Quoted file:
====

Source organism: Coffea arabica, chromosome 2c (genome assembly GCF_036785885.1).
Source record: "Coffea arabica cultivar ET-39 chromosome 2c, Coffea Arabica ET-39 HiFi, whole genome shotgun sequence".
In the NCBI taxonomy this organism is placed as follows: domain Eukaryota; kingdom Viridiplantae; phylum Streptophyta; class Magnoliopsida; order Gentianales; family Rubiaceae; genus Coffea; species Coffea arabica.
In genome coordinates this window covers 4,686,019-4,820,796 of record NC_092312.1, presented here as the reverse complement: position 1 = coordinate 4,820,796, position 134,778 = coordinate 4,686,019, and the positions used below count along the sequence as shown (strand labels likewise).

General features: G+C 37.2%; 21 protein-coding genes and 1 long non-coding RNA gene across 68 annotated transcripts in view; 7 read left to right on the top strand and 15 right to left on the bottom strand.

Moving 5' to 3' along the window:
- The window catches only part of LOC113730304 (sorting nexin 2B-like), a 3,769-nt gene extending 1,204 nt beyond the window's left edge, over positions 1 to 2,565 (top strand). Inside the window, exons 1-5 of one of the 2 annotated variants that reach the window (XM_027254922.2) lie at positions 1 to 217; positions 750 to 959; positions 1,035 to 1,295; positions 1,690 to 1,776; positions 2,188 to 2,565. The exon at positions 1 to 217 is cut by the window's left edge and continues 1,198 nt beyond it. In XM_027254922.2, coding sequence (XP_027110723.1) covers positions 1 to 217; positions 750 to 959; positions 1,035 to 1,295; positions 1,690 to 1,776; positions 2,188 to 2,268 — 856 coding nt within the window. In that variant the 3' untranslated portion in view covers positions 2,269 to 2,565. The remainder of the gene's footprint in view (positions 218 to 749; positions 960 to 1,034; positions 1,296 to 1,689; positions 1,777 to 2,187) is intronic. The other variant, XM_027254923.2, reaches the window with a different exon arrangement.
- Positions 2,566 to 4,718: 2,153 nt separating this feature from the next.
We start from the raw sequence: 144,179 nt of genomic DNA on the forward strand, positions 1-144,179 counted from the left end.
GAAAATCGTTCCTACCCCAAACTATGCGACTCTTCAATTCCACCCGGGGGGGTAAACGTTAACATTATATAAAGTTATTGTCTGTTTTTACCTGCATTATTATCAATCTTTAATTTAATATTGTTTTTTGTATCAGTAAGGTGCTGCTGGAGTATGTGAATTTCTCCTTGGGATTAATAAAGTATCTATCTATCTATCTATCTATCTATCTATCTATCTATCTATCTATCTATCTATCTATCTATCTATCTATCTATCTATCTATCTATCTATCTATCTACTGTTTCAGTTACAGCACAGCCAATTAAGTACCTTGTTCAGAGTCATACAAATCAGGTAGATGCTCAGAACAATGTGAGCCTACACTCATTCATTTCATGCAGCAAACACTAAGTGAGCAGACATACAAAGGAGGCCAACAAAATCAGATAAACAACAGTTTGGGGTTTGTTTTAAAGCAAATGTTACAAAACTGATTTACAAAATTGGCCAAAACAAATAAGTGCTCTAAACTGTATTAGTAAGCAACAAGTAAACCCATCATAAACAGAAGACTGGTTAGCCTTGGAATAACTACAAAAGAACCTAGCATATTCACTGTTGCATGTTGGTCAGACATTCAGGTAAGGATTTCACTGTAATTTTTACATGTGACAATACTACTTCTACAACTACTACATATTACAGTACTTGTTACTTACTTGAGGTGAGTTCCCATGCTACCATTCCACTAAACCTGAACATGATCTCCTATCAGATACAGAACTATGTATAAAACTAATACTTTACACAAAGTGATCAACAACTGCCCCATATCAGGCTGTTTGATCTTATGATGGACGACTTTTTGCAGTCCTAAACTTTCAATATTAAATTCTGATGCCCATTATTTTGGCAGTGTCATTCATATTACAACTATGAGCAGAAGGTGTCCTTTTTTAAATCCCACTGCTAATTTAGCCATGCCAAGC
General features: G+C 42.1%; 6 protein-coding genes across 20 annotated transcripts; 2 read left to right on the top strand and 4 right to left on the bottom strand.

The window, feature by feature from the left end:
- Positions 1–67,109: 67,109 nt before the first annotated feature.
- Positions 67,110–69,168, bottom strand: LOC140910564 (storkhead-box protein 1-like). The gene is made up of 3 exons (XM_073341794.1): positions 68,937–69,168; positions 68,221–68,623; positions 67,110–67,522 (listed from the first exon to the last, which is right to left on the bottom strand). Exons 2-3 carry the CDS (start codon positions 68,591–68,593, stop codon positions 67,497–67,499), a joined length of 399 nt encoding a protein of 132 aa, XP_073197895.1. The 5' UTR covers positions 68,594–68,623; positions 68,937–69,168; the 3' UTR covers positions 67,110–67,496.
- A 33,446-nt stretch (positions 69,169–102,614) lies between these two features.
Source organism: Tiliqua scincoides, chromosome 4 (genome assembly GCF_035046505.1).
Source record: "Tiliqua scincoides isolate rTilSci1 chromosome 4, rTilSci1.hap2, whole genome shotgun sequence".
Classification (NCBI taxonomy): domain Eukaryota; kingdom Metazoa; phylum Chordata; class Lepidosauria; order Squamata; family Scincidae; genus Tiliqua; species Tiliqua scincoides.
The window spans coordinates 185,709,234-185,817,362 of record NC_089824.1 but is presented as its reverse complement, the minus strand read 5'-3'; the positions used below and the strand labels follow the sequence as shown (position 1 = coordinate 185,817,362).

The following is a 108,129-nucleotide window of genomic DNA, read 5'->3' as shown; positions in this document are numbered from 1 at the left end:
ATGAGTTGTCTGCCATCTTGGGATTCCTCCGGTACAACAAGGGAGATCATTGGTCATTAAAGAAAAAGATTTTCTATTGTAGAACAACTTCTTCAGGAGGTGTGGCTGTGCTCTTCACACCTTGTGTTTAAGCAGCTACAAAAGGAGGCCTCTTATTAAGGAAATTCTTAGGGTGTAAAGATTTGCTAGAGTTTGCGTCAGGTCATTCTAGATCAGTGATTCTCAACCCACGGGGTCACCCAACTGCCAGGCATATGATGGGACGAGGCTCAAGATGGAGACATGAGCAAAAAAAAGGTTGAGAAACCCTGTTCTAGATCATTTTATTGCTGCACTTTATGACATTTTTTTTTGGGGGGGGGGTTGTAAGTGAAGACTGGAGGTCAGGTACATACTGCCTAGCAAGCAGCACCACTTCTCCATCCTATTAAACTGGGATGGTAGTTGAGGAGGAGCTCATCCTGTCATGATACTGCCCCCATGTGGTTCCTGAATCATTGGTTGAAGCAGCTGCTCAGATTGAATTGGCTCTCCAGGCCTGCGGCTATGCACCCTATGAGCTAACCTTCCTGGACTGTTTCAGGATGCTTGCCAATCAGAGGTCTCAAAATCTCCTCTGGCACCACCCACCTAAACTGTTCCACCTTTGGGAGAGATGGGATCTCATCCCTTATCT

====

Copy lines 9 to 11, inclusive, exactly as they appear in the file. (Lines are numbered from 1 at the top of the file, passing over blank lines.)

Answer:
We start from the raw sequence: 144,179 nt of genomic DNA on the forward strand, positions 1-144,179 counted from the left end.
GAAAATCGTTCCTACCCCAAACTATGCGACTCTTCAATTCCACCCGGGGGGGTAAACGTTAACATTATATAAAGTTATTGTCTGTTTTTACCTGCATTATTATCAATCTTTAATTTAATATTGTTTTTTGTATCAGTAAGGTGCTGCTGGAGTATGTGAATTTCTCCTTGGGATTAATAAAGTATCTATCTATCTATCTATCTATCTATCTATCTATCTATCTATCTATCTATCTATCTATCTATCTATCTATCTATCTATCTATCTATCTATCTATCTACTGTTTCAGTTACAGCACAGCCAATTAAGTACCTTGTTCAGAGTCATACAAATCAGGTAGATGCTCAGAACAATGTGAGCCTACACTCATTCATTTCATGCAGCAAACACTAAGTGAGCAGACATACAAAGGAGGCCAACAAAATCAGATAAACAACAGTTTGGGGTTTGTTTTAAAGCAAATGTTACAAAACTGATTTACAAAATTGGCCAAAACAAATAAGTGCTCTAAACTGTATTAGTAAGCAACAAGTAAACCCATCATAAACAGAAGACTGGTTAGCCTTGGAATAACTACAAAAGAACCTAGCATATTCACTGTTGCATGTTGGTCAGACATTCAGGTAAGGATTTCACTGTAATTTTTACATGTGACAATACTACTTCTACAACTACTACATATTACAGTACTTGTTACTTACTTGAGGTGAGTTCCCATGCTACCATTCCACTAAACCTGAACATGATCTCCTATCAGATACAGAACTATGTATAAAACTAATACTTTACACAAAGTGATCAACAACTGCCCCATATCAGGCTGTTTGATCTTATGATGGACGACTTTTTGCAGTCCTAAACTTTCAATATTAAATTCTGATGCCCATTATTTTGGCAGTGTCATTCATATTACAACTATGAGCAGAAGGTGTCCTTTTTTAAATCCCACTGCTAATTTAGCCATGCCAAGC
General features: G+C 42.1%; 6 protein-coding genes across 20 annotated transcripts; 2 read left to right on the top strand and 4 right to left on the bottom strand.